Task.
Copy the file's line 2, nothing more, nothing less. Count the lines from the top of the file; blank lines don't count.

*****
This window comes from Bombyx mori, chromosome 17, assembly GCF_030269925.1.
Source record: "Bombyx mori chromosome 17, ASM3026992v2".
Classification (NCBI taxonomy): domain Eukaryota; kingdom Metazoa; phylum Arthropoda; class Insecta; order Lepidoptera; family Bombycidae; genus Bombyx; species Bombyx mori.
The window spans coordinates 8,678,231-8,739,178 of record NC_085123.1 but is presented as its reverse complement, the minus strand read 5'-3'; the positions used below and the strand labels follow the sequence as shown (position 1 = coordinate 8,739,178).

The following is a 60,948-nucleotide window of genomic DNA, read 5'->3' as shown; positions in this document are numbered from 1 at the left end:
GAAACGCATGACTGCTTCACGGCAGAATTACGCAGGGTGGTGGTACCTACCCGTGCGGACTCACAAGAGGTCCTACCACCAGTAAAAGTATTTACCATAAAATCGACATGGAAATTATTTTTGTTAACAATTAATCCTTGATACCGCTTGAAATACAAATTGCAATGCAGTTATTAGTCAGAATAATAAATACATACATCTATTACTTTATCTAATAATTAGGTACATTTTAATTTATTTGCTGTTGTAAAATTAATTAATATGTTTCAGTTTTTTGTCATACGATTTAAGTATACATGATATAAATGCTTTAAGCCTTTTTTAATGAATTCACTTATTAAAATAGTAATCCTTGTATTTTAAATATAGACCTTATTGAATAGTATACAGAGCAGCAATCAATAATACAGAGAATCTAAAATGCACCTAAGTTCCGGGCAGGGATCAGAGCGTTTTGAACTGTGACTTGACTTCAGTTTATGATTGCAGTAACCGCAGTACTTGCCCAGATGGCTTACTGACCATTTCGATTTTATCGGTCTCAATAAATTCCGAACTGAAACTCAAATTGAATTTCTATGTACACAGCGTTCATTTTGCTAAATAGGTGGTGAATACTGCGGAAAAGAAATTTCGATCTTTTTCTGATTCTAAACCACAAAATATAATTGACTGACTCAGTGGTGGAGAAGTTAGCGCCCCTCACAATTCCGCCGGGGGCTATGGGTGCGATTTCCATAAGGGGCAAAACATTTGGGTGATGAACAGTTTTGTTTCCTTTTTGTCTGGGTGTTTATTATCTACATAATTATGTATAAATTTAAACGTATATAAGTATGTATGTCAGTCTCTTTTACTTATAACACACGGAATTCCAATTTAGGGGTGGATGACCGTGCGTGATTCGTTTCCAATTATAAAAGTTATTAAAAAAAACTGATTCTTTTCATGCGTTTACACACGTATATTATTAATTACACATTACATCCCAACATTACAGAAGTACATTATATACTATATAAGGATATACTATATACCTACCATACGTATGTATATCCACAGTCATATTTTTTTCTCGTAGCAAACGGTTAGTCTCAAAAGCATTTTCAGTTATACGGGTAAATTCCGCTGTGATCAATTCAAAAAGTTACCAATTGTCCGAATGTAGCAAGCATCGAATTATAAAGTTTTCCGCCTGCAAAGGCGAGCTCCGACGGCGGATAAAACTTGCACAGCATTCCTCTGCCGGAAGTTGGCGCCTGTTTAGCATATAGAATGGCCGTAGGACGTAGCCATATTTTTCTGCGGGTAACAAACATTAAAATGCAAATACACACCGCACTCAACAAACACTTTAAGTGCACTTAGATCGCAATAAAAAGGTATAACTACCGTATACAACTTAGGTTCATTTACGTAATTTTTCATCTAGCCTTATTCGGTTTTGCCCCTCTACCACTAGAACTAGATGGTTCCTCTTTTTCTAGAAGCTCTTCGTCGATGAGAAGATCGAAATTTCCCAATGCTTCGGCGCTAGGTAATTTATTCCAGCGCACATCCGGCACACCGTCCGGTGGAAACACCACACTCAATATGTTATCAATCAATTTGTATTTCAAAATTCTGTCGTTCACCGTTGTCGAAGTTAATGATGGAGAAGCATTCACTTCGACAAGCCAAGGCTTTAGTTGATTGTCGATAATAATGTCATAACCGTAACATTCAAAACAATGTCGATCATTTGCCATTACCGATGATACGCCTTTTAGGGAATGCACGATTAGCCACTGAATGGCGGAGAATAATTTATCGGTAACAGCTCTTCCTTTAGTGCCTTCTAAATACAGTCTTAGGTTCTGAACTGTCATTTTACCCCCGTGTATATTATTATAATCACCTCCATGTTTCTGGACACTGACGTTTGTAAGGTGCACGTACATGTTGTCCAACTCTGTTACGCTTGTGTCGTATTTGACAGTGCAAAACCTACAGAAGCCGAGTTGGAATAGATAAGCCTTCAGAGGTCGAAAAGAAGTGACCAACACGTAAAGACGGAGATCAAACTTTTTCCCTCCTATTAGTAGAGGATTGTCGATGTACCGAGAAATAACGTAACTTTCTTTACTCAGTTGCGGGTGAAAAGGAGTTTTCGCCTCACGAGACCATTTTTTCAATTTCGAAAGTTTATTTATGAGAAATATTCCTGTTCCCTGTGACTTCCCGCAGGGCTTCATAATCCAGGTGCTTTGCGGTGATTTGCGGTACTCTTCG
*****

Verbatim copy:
Source record: "Bombyx mori chromosome 17, ASM3026992v2".